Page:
Spring equinox 2017: All the facts about the first day of spring

Cameron Macphail

A guide to what the spring equinox means and how you can make the most of it.

When did spring start then?

The astronomical spring in the Northern Hemisphere began on Monday, March 20 and will end on Wednesday, June 21.

The spring (vernal) equinox in the Northern Hemisphere is also known as the March equinox. It's called the "autumnal (fall) equinox" in the Southern Hemisphere.

The March equinox marks the moment the Sun crosses the celestial equator – the imaginary line in the sky above the Earth’s equator – from south to north. This happens on March 19, 20 or 21 every year.

Japanese cherry blossom... a sure sign of spring Credit: Keith Tsuji/Getty Images 

Why is it called the spring equinox'?

Since night and day are nearly exactly the same length – 12 hours – all over the world the event is called the equinox, which in Latin, literally means 'equal night' (equi – equal, and nox – night).

In reality though, equinoxes do not have exactly 12 hours of daylight. Solstices and equinoxes mark key stages in the astronomical cycle of the earth. In a year there are two equinoxes (spring and autumn) and two solstices (summer and winter).

The dates of the equinoxes and solstices aren't fixed due to the Earth's elliptical orbit of the sun. The Earth's orbit around the sun means that in early January, the sun is closest (known as perihelion) and in early July it is most distant (aphelion).

We use the equinox to mark the change of seasons, as the balance of light shifts to make for longer days or nights. It usually means that it's time to hunker down for colder seasons, or time to rise and shine for warmer ones.

You may also notice that on the equinox, the sun rises directly in the east and sets directly in the west, whereas at other times in the year, it appears off-centre if you're facing those directions.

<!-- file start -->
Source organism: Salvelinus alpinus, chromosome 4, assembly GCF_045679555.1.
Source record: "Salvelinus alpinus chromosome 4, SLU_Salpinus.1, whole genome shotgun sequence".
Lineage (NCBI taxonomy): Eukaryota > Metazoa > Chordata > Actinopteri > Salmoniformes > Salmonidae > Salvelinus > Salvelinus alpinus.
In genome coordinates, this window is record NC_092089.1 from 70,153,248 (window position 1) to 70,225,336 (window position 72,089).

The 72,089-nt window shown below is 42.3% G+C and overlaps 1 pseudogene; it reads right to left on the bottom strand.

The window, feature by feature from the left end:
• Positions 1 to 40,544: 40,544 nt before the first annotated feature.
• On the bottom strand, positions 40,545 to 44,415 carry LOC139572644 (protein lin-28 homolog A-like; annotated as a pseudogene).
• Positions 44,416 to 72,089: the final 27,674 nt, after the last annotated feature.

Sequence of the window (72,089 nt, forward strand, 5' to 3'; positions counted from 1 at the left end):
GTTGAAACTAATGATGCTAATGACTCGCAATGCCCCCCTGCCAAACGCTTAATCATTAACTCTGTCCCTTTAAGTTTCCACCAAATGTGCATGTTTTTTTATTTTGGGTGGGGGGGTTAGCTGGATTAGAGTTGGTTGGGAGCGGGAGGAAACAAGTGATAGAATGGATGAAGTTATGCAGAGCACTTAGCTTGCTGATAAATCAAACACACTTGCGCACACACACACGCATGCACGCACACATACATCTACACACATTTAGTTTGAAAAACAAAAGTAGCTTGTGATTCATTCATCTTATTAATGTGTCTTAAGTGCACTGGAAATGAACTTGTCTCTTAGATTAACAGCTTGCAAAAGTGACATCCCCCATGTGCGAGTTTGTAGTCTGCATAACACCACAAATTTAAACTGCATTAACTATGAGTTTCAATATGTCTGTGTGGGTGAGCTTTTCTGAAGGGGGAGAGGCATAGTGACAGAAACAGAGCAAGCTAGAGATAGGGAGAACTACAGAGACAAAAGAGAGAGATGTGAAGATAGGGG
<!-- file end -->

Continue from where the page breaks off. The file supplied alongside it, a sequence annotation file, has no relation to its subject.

What happens on an equinox?

The Earth's axis always tilts at an angle of about 23.5° in relation to the ecliptic, i.e the imaginary plane created by the Earth's orbit around the Sun. On any other day of the year, either the Northern Hemisphere or the Southern Hemisphere tilts a little towards the Sun but on the two equinoxes, the tilt of the Earth's axis is perpendicular to the Sun's rays.

The equinox happens at exactly the same time around the world

The equinox occurs at the exact moment the Sun crosses the celestial equator – the imaginary line in the sky above the Earth’s Equator – from south to north. At this moment, the Earth's axis is neither tilted away from nor towards the Sun. In 2017, this happens at 10.20am UTC (GMT).

Google Doodle

The first day of spring 2017 sees the latest in a series of Google Doodles.

Spring google doodle

After all, what better way is there to mark the beginning of the season than with nature springing back to life?

Google's vernal equinox Doodle in 2016 Credit: Google
Google's vernal equinox Doodle in 2015 Credit: Google

Celebrating new Beginnings  

The March equinox has long been celebrated as a time of rebirth in the Northern Hemisphere. Many cultures celebrate spring festivals and holidays around the March equinox, like Easter and Passover.

There are few sunnier sights than a field full of nodding narcissus Credit: Jo Whitworth

Japan's cherry blossom

In Japan, as spring approaches, the arrival of cherry blossom (Sakura) is hotly anticipated as the nation turning a shade of pink with the arrival.

Months before they arrive, retailers switch into sakura mode, Danielle Demetriou writes.

The nation turns a shade of pink with the arrival of cherry blossom